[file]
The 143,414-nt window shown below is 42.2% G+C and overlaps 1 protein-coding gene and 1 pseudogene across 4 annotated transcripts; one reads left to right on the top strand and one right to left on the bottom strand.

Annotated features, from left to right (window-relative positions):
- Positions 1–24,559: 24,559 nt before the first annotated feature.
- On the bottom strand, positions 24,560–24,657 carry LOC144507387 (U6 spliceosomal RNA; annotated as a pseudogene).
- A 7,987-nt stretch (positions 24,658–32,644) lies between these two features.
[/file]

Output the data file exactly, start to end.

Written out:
The 143,414-nt window shown below is 42.2% G+C and overlaps 1 protein-coding gene and 1 pseudogene across 4 annotated transcripts; one reads left to right on the top strand and one right to left on the bottom strand.

Annotated features, from left to right (window-relative positions):
- Positions 1–24,559: 24,559 nt before the first annotated feature.
- On the bottom strand, positions 24,560–24,657 carry LOC144507387 (U6 spliceosomal RNA; annotated as a pseudogene).
- A 7,987-nt stretch (positions 24,658–32,644) lies between these two features.